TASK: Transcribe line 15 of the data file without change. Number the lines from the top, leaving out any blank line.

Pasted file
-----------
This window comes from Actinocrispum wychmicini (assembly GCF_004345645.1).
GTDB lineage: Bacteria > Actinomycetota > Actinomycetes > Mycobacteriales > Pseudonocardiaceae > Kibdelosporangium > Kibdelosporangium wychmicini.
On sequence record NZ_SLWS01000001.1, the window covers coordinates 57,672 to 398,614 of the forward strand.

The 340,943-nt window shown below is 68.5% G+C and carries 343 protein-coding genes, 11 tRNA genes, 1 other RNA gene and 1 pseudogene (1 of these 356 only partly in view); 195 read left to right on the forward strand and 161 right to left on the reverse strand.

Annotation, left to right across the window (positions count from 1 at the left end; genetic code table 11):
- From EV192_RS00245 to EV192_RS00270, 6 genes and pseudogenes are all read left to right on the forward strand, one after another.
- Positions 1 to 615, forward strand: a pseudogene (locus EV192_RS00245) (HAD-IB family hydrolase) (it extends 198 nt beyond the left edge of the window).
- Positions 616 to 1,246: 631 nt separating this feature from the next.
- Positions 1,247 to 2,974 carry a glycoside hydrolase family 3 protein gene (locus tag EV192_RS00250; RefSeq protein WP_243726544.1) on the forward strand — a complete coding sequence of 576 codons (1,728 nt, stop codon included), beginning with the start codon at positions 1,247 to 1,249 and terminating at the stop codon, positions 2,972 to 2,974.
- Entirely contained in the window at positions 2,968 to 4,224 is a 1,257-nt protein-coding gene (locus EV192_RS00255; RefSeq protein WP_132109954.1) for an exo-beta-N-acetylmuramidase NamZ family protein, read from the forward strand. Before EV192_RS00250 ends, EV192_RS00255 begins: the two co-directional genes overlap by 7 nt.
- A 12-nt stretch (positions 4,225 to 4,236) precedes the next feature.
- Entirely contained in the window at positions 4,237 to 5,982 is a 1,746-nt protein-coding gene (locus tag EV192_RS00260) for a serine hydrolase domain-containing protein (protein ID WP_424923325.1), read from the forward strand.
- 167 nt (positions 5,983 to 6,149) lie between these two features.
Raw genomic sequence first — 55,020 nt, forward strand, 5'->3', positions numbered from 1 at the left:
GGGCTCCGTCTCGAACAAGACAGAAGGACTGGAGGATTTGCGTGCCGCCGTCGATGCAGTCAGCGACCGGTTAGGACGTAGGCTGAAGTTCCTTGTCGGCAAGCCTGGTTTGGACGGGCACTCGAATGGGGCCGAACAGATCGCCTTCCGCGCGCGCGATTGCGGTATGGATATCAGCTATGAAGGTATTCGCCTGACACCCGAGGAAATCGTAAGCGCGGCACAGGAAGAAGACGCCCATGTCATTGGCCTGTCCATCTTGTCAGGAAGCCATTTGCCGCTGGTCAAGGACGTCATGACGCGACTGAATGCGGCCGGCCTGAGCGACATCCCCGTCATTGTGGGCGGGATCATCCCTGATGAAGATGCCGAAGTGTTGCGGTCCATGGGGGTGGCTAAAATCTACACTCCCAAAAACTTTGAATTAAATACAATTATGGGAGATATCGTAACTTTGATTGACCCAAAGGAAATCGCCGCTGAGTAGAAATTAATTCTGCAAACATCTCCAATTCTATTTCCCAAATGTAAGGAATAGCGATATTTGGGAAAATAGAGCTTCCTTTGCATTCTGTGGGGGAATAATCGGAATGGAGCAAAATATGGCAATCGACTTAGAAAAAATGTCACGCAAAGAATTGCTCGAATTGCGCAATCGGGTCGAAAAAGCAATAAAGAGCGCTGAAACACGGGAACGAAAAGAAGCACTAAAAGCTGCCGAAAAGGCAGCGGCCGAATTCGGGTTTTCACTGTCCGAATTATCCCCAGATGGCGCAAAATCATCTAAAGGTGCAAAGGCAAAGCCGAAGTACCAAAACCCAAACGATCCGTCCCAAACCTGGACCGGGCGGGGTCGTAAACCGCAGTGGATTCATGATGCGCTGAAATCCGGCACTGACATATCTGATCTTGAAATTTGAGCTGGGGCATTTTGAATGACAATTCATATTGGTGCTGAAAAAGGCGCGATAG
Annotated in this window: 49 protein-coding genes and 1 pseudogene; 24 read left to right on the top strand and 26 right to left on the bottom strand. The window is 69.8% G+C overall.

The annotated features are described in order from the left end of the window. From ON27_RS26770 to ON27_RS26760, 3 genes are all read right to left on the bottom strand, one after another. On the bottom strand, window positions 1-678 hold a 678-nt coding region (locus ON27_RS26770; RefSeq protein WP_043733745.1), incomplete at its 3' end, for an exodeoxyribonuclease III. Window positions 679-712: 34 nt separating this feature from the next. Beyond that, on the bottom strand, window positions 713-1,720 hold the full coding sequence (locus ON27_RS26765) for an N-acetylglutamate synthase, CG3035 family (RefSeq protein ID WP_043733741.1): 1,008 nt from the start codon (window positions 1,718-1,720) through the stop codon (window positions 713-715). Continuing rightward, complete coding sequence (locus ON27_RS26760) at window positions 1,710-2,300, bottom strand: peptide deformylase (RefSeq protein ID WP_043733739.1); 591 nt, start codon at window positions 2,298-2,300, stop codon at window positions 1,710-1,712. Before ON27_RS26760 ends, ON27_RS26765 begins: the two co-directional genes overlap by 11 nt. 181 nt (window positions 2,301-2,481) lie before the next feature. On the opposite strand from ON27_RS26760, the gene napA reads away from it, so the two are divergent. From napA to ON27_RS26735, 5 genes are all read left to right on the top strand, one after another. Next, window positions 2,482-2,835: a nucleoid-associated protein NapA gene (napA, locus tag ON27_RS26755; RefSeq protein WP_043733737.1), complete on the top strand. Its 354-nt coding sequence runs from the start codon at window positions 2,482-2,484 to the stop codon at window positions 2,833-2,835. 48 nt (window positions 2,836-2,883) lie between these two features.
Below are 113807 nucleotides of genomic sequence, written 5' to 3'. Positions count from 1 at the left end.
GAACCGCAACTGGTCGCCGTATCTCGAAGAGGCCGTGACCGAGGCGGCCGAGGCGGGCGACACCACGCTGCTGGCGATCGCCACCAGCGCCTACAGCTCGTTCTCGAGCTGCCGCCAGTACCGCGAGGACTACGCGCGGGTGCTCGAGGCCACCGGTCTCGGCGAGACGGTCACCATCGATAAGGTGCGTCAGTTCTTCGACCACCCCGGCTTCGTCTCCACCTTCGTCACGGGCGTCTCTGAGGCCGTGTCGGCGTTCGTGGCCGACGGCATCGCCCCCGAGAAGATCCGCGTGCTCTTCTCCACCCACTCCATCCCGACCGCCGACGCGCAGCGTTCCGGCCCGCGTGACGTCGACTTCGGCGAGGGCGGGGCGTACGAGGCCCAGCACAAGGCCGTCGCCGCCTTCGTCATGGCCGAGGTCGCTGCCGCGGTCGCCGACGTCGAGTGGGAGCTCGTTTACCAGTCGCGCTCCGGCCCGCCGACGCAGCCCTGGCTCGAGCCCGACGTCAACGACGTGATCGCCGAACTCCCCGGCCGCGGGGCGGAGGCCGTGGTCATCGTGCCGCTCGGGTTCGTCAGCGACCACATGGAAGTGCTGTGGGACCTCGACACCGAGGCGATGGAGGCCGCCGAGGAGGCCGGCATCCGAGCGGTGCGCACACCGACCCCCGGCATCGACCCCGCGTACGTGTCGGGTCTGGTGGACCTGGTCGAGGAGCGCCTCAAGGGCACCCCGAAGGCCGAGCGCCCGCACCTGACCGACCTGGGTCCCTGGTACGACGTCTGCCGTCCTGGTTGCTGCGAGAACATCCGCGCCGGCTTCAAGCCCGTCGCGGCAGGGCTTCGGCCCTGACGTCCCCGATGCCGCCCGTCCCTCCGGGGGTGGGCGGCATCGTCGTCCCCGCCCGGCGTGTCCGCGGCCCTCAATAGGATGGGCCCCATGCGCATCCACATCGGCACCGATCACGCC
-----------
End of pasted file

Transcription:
GGGCTCCGTCTCGAACAAGACAGAAGGACTGGAGGATTTGCGTGCCGCCGTCGATGCAGTCAGCGACCGGTTAGGACGTAGGCTGAAGTTCCTTGTCGGCAAGCCTGGTTTGGACGGGCACTCGAATGGGGCCGAACAGATCGCCTTCCGCGCGCGCGATTGCGGTATGGATATCAGCTATGAAGGTATTCGCCTGACACCCGAGGAAATCGTAAGCGCGGCACAGGAAGAAGACGCCCATGTCATTGGCCTGTCCATCTTGTCAGGAAGCCATTTGCCGCTGGTCAAGGACGTCATGACGCGACTGAATGCGGCCGGCCTGAGCGACATCCCCGTCATTGTGGGCGGGATCATCCCTGATGAAGATGCCGAAGTGTTGCGGTCCATGGGGGTGGCTAAAATCTACACTCCCAAAAACTTTGAATTAAATACAATTATGGGAGATATCGTAACTTTGATTGACCCAAAGGAAATCGCCGCTGAGTAGAAATTAATTCTGCAAACATCTCCAATTCTATTTCCCAAATGTAAGGAATAGCGATATTTGGGAAAATAGAGCTTCCTTTGCATTCTGTGGGGGAATAATCGGAATGGAGCAAAATATGGCAATCGACTTAGAAAAAATGTCACGCAAAGAATTGCTCGAATTGCGCAATCGGGTCGAAAAAGCAATAAAGAGCGCTGAAACACGGGAACGAAAAGAAGCACTAAAAGCTGCCGAAAAGGCAGCGGCCGAATTCGGGTTTTCACTGTCCGAATTATCCCCAGATGGCGCAAAATCATCTAAAGGTGCAAAGGCAAAGCCGAAGTACCAAAACCCAAACGATCCGTCCCAAACCTGGACCGGGCGGGGTCGTAAACCGCAGTGGATTCATGATGCGCTGAAATCCGGCACTGACATATCTGATCTTGAAATTTGAGCTGGGGCATTTTGAATGACAATTCATATTGGTGCTGAAAAAGGCGCGATAG